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How The Maya Imagined The World Would End (Or Not)

The Mayan calendar has confused us for centuries.


Ben Taub


Ben Taub

Freelance Writer

Benjamin holds a Master's degree in anthropology from University College London and has worked in the fields of neuroscience research and mental health treatment.

Freelance Writer

Maya Chichen Itza

Contrary to popular belief, the Maya didn't foretell the apocalypse. Image credit: Guzel Studio/

Remember 2012? That was the year that Lonesome George died, NASA’s Curiosity rover landed on Mars, and Felix Baumgartner skydived from the edge of space. It was also the year of the biggest anti-climax in history as the world failed to end on December 21 – the date that, according to some, the Maya had foreseen the apocalypse.

In truth, the ancient Mesoamerican civilization made no such prediction, and archaeological findings suggest that the Maya actually expected the world to continue to exist indefinitely. Their calendar, though, did come to the end of a major cycle in late 2012, leading to New Age misinterpretations about the end of days.


The End Of The Mayan Calendar?

The Maya were expert timekeepers and, like us, divided the passage of time into recurring periods. Rather than counting in neat centuries and millennia, though, the Mayan calendar consisted of two interlocking systems known as the Haab – which consisted of 365 days – and the 260-day Tzolkin

Making modern imperial units of measurement seem positively straightforward, the Mayan calendar tracked both of these timetables simultaneously until they finally aligned every 52 years. Scheduling events further ahead than this was therefore not possible, which is why the Maya also devised the so-called Long Count calendar.

Each Long Count consisted of 5,126 years and was split into 13 equal segments of roughly 394 years, known as Bak’tuns. The Maya began counting the previous Long Count on August 11, 3114 BCE, which means the 13th Bak’tun of that cycle was due to end on December 21, 2012.

As with our own timekeeping systems, the end of Long Count was immediately followed by the start of the next, and there is no indication in the archaeological record that the Maya expected time to grind to a halt when any given cycle came to a close. However, in 1987, author Jose Arguelles published a book in which he wrongly interpreted the Mayan calendar as a countdown to the end of time, sparking a worldwide fascination with the Mayan apocalypse theory.


As the date approached, people in Russia became so worried about the forthcoming global extinction that the Minister of Emergency Situations had to issue a statement telling everyone to chill out. Meanwhile, authorities in the French village of Bugarach stepped in to stop crowds gathering on a mountain where some said an alien spacecraft would come to rescue them.

Yet while all of this nonsense was clearly rooted in a basic misunderstanding of the Mayan calendar, apocalyptophiles were given a shred of actual hope by the discovery of an ancient monument in southern Mexico.

The Tortuguero Prophecy

Dated to the seventh century CE, Tortuguero was a shrine or tomb dedicated to a local ruler called B’ahlam Ajaw in the southern Mexican state of Tabasco. Excavations at the site revealed an inscription – known as Tortuguero Monument 6 – which contains a cryptic reference to Bak’tun 13.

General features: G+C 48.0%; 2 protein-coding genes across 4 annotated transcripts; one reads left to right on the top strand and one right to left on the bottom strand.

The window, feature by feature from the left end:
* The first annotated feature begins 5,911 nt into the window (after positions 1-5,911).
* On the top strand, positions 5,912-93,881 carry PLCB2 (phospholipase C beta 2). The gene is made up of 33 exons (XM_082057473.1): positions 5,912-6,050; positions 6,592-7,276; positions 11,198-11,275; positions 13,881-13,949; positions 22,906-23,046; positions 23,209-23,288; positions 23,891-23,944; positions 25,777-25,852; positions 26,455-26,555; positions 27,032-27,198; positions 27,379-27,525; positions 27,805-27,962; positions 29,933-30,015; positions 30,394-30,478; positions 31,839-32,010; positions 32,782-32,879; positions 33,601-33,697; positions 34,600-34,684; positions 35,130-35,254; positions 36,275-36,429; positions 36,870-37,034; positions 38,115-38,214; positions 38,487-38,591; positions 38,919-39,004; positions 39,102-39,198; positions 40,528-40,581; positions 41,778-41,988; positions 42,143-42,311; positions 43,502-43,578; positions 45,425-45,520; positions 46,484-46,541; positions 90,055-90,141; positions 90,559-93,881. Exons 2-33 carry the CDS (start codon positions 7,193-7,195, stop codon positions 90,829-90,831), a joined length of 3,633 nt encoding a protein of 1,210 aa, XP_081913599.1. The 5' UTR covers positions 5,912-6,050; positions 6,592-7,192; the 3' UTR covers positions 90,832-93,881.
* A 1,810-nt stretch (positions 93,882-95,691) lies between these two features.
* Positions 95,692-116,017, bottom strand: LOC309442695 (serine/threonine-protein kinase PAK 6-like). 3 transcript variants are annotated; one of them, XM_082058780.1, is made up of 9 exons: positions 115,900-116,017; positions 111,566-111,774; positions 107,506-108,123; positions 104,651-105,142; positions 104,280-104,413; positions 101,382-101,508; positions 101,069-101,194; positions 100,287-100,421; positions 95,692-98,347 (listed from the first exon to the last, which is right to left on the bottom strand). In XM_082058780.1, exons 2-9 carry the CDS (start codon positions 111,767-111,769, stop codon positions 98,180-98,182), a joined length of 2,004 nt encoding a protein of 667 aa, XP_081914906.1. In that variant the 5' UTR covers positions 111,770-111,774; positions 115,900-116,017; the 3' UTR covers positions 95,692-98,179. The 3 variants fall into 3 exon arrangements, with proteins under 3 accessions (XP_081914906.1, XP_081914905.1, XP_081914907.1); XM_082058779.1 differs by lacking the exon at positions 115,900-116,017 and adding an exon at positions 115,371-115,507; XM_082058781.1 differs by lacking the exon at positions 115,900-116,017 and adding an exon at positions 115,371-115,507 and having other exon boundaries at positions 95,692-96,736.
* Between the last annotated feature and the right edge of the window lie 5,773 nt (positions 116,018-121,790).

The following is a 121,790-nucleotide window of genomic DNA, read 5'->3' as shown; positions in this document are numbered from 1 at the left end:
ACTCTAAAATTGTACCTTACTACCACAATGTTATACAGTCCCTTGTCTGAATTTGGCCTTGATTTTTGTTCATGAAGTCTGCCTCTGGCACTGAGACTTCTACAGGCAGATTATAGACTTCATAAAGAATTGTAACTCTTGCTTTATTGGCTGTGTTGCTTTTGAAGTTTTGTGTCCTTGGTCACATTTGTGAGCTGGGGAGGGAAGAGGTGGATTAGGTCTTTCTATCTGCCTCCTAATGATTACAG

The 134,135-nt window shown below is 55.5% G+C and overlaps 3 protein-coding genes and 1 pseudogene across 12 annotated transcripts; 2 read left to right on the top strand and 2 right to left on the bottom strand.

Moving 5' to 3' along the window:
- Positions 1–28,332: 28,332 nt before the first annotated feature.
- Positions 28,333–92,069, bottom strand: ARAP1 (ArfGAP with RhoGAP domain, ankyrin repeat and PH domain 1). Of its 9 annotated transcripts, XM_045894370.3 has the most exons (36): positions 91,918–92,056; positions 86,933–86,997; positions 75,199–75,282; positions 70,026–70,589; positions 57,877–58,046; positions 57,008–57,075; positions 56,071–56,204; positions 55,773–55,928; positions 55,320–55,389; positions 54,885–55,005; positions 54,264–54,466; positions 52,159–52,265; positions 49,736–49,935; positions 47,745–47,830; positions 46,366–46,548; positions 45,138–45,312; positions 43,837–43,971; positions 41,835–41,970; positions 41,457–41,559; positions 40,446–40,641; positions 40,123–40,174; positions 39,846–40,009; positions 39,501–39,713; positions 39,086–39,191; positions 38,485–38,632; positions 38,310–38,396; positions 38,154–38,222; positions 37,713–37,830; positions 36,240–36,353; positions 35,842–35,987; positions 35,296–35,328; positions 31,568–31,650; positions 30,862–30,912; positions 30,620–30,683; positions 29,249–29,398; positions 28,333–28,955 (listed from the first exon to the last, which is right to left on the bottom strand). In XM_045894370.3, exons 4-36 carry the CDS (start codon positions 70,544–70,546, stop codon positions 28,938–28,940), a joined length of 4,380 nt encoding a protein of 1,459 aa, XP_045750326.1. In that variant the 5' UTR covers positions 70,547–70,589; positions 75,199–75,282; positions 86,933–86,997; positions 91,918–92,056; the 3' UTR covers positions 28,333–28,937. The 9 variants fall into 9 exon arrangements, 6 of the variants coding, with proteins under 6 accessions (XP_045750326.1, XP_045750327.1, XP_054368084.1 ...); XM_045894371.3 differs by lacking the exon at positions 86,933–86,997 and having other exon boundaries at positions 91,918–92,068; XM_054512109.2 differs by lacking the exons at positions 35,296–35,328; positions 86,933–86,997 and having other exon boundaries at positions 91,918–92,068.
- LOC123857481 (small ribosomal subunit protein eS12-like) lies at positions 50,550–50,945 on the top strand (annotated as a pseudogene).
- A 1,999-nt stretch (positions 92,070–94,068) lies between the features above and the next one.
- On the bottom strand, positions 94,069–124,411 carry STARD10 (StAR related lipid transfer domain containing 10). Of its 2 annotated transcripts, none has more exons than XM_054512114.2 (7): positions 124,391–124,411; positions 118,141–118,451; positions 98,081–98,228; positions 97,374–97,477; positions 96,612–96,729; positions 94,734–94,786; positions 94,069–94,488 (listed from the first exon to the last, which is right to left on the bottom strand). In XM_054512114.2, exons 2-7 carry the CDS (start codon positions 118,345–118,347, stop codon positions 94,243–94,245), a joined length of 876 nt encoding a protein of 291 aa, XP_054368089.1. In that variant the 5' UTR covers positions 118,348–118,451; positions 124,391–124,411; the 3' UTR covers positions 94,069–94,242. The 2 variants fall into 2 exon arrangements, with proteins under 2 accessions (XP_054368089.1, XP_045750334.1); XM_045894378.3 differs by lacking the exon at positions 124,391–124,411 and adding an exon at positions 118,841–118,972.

The only significant reference to the end of the Long Count ever found, the text has never been fully interpreted, partly because some of the glyphs have faded. However, the remaining figures mention the return of Bolon Yokte, a Mayan god associated with war and creation.


In 1996, archaeologists David Stuart and Stephen Houston published a rough interpretation of the text, which they labeled ‘The Tortuguero Prophecy’. Though the pair never said the inscription predicted the end of the world, their work was unsurprisingly seized upon by peddlers of the Mayan apocalypse idea, fuelling the hysteria surrounding the 2012 finale.

When re-analyzing Tortuguero Monument 6 a few years later, both Stuart and Houston concluded that the inscription probably wasn’t referring to any event succeeding the end of the Long Count after all, but was simply documenting the dedication of the shrine on January 11, 669. The scribe, they say, identified the date by counting backward from the 13th Bak’tun.

The monument, therefore, does not describe the end of the world, but simply references the conclusion of the Long Cycle as a means of keeping track of time.

So What Did The Maya Believe?

The Maya fully expected a new Bak’tun to begin when the previous one came to an end. No judgement day, no planetary implosion, and certainly no alien rescuers are referenced in any of their surviving artifacts – and they had no doubt that the sun would rise as normal on December 22, 2012.


Luckily, researchers found definitive proof for the continuation of life as we know it just in time to put people’s minds at rest. In May 2012, archaeologists in Xultun, Guatemala, unearthed the oldest and most complete Mayan astronomical tables ever discovered. These calendars stretched at least 7,000 years into the future, indicating that the Maya didn’t simply stop counting at 2012.

Like all other Mayan timekeeping systems, the newly discovered calendars are likely to represent cycles that repeat ad infinitum. In other words, the ancient civilization that is most synonymous with apocalyptic predictions actually thought the world would never end.


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